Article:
Wednesday, January 02, 2008

Carnival of Divided Government Undêvîcênsimus - Special New Years Hangover Edition

2008 welcomed with the traditional dropping of the divided government ball in Time Square.

Welcome to 2008, the first DWSUWF post of 2008, and the January 2, 2008 edition of the Carnival of Divided Government Undêvîcênsimus - Special New Years Hangover Edition.

Introduction

As explained in earlier editions, we have adopted Latin ordinal numeration in order to impart a patina of gravitas reflecting the historical importance of the series. In this, the Undêvîcênsimus edition, as in all of the CODGOV series, we select volunteers and draftees from the blogosphere and main stream media on the singular topic of government divided between the major parties (leaving it to the reader to sort out volunteers from draftees). Consistent with this topic, the primary criteria for acceptance in the carnival is to explicitly use the words and/or concept of "divided government" in submitted posts. A criteria that, to our endless befuddlement, is ignored by many of the bloggers submitting posts, which sadly results in DWSUWF reluctantly ignoring their fine submissions. Although it has been only two short weeks since the Winter Solstice Carnival, we still have a fine selection of Divided Government posts to ease your 2007 hangover pain.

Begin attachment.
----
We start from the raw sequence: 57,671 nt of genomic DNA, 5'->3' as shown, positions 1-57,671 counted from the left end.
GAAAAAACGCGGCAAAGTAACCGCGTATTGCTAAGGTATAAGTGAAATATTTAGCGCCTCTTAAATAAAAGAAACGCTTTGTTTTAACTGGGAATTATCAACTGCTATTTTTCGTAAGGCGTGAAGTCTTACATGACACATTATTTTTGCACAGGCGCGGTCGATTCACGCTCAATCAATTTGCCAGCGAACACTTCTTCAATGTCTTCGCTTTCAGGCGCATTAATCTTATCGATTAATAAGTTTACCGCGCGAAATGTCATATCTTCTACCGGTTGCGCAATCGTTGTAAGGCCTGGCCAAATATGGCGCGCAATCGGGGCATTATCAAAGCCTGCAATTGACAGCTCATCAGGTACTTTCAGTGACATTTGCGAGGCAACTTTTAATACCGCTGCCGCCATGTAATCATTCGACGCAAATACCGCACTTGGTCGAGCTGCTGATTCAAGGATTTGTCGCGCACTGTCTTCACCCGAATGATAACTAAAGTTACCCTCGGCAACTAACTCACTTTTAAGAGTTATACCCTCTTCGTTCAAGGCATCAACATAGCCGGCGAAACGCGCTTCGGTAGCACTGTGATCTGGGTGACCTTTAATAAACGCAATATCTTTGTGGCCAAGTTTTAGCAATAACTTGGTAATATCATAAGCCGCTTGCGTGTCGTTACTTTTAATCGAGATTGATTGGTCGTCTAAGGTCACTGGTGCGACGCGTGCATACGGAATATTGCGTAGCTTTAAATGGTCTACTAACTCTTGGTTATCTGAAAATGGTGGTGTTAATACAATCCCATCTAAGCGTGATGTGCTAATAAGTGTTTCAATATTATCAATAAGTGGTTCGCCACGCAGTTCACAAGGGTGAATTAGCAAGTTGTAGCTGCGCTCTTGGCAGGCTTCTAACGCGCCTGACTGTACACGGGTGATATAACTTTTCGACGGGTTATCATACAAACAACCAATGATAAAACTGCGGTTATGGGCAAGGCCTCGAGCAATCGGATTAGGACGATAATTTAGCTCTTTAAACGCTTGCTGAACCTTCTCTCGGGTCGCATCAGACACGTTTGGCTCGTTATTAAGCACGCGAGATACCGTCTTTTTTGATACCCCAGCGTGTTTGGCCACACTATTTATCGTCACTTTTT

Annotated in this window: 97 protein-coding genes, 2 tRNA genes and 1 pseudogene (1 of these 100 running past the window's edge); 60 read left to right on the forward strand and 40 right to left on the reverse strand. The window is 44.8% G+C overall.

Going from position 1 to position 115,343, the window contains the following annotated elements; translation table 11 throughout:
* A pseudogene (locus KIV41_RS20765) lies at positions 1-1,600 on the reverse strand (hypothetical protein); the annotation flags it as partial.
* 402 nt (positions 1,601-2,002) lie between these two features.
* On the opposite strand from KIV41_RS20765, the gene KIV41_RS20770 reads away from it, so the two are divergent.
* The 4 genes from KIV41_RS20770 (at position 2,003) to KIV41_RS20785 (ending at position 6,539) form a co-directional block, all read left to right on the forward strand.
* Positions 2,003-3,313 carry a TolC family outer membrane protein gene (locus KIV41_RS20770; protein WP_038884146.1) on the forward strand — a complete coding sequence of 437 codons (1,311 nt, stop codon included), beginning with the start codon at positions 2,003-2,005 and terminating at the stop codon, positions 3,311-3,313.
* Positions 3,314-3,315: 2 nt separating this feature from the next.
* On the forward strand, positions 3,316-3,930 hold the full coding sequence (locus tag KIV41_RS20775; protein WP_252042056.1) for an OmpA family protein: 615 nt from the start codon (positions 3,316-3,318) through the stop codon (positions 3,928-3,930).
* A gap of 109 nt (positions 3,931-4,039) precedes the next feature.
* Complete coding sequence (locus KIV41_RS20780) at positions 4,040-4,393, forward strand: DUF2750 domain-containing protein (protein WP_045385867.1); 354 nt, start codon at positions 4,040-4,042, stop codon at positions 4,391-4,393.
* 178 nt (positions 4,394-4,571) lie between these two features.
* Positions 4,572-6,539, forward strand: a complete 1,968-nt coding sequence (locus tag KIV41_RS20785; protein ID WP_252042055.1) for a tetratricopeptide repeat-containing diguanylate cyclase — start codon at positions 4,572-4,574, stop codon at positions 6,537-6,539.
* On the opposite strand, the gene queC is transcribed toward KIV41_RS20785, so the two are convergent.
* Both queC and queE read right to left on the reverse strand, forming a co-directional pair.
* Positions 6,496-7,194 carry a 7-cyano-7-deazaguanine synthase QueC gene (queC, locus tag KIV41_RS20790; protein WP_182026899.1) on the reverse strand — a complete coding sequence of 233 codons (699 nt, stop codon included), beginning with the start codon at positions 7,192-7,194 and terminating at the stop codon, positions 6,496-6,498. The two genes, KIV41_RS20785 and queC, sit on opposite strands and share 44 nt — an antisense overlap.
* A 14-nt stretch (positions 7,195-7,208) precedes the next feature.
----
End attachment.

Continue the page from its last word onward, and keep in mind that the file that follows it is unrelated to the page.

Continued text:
2007 Divided Government Hangover